As far as we know, Leon in Nicaragua is the only place in the world you can slide down an active volcano on a piece of wood. It sounded great.
There is no shortage of tour companies and hostels offering volcano boarding in Leon. But for us there was only one choice, even before we arrived in Leon – Quetzaltrekkers. All their profits go to help local projects for kids, they are one of the cheapest outfits and as far as I know they are the only one to offer 2 attempts at the boarding.
On the morning of our trip we made our way over to Quetzaltrekkers where we were given our protective suit and water, and transported to the volcano. Don’t underestimate the trip – it’s only an hour but it’s very boring and uncomfortable in trucks with wooden benches so don’t expect any sleep.
Once there we signed in at the rangers station and drove on in. We were given a board and were shown how to carry it to avoid being swept off the volcano by the wind.
The trek was fairly tough almost straight away. Loose volcanic rocks and steep slopes, coupled with the awkward board made it extremely tiring. We also found out the instructors hadn’t been kidding about the wind – it was ferocious, and you certainly could be knocked over if you weren’t careful.
After around 45 minutes of trekking we reached the top, and put down our stuff to go and look into the volcano crater. Cerro Negro is active (last eruption 1999) but isn’t bubbling hot like the one we hiked in Guatemala – probably a good thing when you’re sliding down it on a piece of wood!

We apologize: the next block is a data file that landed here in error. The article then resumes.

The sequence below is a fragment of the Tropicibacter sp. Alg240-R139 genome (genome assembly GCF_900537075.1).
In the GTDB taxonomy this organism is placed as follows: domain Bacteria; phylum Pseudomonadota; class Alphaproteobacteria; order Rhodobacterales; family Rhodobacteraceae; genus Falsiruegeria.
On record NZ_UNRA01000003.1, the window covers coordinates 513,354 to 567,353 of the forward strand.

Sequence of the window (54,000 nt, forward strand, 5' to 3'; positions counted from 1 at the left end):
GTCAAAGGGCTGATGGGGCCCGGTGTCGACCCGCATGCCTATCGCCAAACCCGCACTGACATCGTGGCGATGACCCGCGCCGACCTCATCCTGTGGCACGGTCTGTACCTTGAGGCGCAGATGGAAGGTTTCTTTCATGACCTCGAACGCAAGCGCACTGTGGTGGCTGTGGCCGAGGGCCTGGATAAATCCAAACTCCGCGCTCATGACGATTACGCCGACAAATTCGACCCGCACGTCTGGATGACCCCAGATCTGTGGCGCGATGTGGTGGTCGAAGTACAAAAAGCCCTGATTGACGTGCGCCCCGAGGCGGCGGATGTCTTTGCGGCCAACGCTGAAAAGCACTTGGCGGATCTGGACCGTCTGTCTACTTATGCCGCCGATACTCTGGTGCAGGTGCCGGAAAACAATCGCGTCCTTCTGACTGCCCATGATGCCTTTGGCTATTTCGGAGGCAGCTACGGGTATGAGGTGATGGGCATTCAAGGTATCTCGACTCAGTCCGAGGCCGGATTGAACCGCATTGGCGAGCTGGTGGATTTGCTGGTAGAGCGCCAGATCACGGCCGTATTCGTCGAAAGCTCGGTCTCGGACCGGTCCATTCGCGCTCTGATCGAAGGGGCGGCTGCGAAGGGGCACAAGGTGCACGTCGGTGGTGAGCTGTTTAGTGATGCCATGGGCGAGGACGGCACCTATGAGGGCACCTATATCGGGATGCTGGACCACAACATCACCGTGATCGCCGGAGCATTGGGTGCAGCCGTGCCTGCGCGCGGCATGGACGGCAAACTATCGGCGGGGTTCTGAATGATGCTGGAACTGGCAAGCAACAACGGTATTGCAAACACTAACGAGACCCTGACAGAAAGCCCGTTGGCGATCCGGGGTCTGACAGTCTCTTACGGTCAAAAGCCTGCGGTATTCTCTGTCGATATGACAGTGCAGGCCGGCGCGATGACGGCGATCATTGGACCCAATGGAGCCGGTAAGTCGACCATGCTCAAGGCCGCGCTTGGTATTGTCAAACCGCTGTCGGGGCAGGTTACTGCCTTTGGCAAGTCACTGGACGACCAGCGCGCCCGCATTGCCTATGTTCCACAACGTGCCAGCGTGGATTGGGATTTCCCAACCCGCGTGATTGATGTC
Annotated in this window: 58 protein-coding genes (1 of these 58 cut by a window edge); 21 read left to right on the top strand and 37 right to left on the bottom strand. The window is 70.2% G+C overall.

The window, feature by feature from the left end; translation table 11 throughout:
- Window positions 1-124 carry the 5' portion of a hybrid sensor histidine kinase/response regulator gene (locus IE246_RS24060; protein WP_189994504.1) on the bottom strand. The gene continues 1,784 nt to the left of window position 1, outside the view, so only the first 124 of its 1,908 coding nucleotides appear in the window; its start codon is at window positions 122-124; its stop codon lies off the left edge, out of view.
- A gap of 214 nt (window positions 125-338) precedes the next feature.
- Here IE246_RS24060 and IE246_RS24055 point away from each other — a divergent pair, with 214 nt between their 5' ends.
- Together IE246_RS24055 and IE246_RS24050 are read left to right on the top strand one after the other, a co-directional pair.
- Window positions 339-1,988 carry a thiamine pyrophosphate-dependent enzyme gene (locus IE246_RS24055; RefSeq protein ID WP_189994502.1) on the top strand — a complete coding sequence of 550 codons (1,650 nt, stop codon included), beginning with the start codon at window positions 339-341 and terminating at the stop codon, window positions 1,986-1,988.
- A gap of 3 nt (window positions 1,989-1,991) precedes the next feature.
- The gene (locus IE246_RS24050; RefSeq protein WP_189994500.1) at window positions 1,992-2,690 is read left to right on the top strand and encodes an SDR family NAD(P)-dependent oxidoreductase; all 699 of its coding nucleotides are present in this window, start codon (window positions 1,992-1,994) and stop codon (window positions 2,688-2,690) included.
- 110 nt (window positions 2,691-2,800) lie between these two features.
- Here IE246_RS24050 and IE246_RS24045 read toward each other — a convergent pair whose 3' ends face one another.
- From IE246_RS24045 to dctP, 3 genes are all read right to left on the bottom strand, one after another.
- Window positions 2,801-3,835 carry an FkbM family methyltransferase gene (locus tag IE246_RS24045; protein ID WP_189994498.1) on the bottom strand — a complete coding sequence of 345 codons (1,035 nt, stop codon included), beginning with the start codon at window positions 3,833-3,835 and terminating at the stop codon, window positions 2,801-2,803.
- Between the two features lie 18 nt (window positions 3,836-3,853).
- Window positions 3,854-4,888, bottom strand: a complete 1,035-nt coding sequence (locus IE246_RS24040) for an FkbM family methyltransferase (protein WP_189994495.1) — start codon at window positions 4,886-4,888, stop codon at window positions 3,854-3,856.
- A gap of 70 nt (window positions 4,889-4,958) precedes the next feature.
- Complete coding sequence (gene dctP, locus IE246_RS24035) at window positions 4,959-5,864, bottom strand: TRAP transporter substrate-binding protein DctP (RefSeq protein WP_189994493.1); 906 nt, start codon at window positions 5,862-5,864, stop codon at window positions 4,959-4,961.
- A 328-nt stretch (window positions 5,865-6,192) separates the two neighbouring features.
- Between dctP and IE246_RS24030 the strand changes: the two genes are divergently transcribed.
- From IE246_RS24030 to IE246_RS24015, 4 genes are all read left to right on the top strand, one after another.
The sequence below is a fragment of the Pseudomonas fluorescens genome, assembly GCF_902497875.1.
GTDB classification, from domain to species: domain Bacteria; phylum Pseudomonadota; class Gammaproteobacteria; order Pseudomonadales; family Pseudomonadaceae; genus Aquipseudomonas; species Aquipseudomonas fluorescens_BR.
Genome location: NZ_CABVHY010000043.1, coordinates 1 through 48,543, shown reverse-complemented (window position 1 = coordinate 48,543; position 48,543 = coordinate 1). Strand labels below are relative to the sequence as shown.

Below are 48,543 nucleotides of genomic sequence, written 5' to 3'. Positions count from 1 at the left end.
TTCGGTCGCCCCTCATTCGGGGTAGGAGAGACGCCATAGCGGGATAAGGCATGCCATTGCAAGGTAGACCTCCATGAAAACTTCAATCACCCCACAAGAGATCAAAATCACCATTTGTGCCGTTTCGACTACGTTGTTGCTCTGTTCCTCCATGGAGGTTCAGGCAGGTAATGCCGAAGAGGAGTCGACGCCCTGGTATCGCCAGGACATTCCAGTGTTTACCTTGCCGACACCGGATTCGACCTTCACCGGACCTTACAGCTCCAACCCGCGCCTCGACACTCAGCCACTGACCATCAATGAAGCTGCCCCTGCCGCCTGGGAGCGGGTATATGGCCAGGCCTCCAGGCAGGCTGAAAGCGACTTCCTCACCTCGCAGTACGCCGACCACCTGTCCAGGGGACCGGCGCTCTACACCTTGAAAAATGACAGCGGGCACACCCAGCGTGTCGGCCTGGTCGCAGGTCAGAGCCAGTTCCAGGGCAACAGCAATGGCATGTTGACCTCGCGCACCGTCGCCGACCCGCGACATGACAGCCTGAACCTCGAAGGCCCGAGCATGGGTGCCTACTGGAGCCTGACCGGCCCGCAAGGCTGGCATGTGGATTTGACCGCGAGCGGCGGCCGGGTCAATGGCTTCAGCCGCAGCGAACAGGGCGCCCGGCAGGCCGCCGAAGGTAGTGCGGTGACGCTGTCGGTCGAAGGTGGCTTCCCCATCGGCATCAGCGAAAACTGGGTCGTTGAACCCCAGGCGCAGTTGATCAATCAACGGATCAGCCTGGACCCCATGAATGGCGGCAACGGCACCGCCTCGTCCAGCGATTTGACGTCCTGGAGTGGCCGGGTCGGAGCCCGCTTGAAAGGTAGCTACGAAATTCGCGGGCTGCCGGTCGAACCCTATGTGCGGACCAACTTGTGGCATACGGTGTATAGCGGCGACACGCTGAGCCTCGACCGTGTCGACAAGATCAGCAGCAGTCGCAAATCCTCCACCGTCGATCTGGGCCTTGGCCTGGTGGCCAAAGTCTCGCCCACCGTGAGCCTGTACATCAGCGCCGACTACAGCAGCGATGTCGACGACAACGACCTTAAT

We changed into our protective gear and were shown the right technique on how to slide down.
Which I promptly forgot as soon as I began, putting my feet in the wrong place and not sliding at all. After a reminder by one of the instructors though I was away – except now I couldn’t keep balanced! I’d get up to a good speed and then career off sideways. It was frustrating but still quite fun.
Katy on the other hand took to it like a duck to water, I watched as she sped down the slope like a rocket. Unfortunately I was still trying to get out of my suit so only managed to get a few photos.
And that was it…if we’d gone with any other company. But as I mentioned, Quetzaltrekkers offered a free second run, which after my disaster I was well up for. Katy however, having mastered it first time, went back to the rangers station to chill in a hammock for a while, along with most of the rest of the group.
My excitement turned to dismay when I realised to do the second run we’d have to do the ENTIRE hike again – I had assumed you could go back up the slope, or there would be a shortcut. Nope.
So although I was shattered I had little choice but to do it. It was at least a bit quicker as we knew the route. I also got to chat to one of the English (volunteer) guides, who had recently been to see some of the charity projects in the area and experienced first hand how our money was helping.
And guess what? On the second attempt I nailed it! I didn’t stop or fall off once, and got a really decent speed going. Sadly our increasingly unreliable GoPro decided not to record it, so you’ll have to take my word for it! I’m not even sure Katy believes me.
We got back tired and with volcano dust EVERYWHERE. Seriously, we were still finding it in our ears days later. But it was worth it.
As mentioned, we booked with Quetzaltrekkers, and paid $30 US per person. This included the suit, board, water, transport and lunch – which was veggie burritos made al fresco, quite tasty.
We left the office at 8am, and returned back to Leon around 3.30/4pm.
Watch out for some operators claiming to be cheaper – one of the well known hostels in Leon is cheaper, until you have to pay the volcano entrance fee on top, which is included with Quetzaltrekkers.
Also we were told that some of the hostels concentrate on getting you to go as fast as possible which can be dangerous – with Quetzaltrekkers you could go as fast or as slow as you liked.
We went volcano boarding in Leon in March 2015.